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What is the Difference Between Heartburn and GERD?

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  • Written By: Greer Hed
  • Edited By: Kristen Osborne
  • Last Modified Date: 06 October 2018
  • Copyright Protected:
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    Conjecture Corporation
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Heartburn and gastroesophageal reflux disease (GERD), are both medical conditions caused by a malfunction of the lower esophageal sphincter (LES), a muscular valve that keeps partially digested food and gastric juice inside the stomach. Gastric juice flowing backward up the esophagus causes unpleasant burning sensations and chest pain that are associated with both heartburn and GERD. Heartburn and GERD are sometimes confused with one another because frequent heartburn is a primary symptom of GERD and the former condition is often used to diagnose the latter. While heartburn is usually no cause for concern, GERD can be quite debilitating and can cause other long-term health problems.

The LES is designed to remain in a closed position, opening only to permit food to flow from the esophagus into the stomach. Occasionally, however, the LES opens at random and allows partially digested food and stomach acid to reflux, or travel backward from the stomach into the esophagus. Although they can lead to heartburn symptoms, these random openings of the LES are usually completely normal, and a healthy esophagus will eventually push the acid back down where it belongs using a sequence of wavelike muscle contractions called peristalsis. When the LES is particularly weak, however, these random openings may occur with greater frequency, which can lead to the esophageal lining becoming damaged by acid reflux. If a patient experiences heartburn symptoms more than twice every week, then it is likely that the patient has GERD.

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One difference between heartburn and GERD is the severity of the symptoms. Normal heartburn that might occur after eating acidic or fatty foods usually presents with pain in the chest and a sensation of burning in the chest and throat. There may also be a foul, sour taste inside the mouth that can be linked to stomach acid reflux. GERD sufferers often experience these heartburn symptoms in addition to symptoms linked to long-term damage to the esophageal lining, including sore throat, coughing, difficulty swallowing, and the sensation that swallowed food has become stuck in the throat. While heartburn symptoms usually cause discomfort, GERD symptoms can be debilitating and disruptive.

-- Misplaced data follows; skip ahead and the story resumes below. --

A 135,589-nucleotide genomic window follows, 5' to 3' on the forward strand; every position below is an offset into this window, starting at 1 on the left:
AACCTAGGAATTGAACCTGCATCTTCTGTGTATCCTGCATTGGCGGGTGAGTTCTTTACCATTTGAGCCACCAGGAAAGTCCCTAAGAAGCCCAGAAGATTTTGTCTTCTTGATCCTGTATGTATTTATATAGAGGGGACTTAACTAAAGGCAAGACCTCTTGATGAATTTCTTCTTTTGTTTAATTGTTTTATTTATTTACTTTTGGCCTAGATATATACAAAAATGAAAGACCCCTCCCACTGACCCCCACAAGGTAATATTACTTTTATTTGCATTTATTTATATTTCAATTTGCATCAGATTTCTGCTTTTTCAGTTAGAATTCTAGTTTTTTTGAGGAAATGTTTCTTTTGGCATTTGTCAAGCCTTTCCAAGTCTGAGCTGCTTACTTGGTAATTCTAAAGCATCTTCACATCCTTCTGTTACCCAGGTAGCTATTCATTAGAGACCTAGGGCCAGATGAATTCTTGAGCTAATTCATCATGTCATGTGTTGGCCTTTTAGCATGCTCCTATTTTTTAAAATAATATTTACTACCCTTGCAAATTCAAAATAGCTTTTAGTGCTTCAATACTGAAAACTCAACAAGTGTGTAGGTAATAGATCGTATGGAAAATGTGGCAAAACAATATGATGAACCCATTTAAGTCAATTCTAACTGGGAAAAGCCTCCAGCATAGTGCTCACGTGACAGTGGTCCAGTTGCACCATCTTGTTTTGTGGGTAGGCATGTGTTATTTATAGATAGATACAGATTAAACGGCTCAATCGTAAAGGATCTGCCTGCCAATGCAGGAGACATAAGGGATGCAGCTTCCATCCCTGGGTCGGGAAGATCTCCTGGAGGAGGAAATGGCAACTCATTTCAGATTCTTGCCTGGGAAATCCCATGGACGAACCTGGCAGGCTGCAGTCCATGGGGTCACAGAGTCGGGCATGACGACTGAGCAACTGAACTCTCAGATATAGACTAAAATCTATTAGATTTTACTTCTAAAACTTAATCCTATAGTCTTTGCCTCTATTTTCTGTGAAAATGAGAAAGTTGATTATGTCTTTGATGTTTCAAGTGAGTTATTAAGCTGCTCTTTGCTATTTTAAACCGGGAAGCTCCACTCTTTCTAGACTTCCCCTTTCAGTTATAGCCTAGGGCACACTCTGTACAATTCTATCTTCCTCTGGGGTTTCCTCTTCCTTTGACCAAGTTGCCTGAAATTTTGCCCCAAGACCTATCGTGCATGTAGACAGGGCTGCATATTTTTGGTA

Another difference between heartburn and GERD is that heartburn alone usually does not lead to further medical complications. The near-constant backwash of acid into the esophagus that is associated with GERD can cause the esophagus to become inflamed, a condition called esophagitis. Chronic esophagitis can then lead to other serious conditions, such as breathing trouble, esophageal bleeding or ulceration, or a condition known as Barrett's esophagus that heightens the risk of developing esophageal cancer.

Treatments for heartburn and GERD may also differ. Usually, normal heartburn symptoms will go away if the heartburn sufferer takes an over-the-counter antacid. These antacids temporarily relieve heartburn symptoms in GERD sufferers, but they can't treat the damaged esophageal tissue. More effective drugs called proton pump inhibitors limit the stomach's acid production, thus giving the esophageal lining some time to begin healing. Severe cases of GERD may require surgical procedures.

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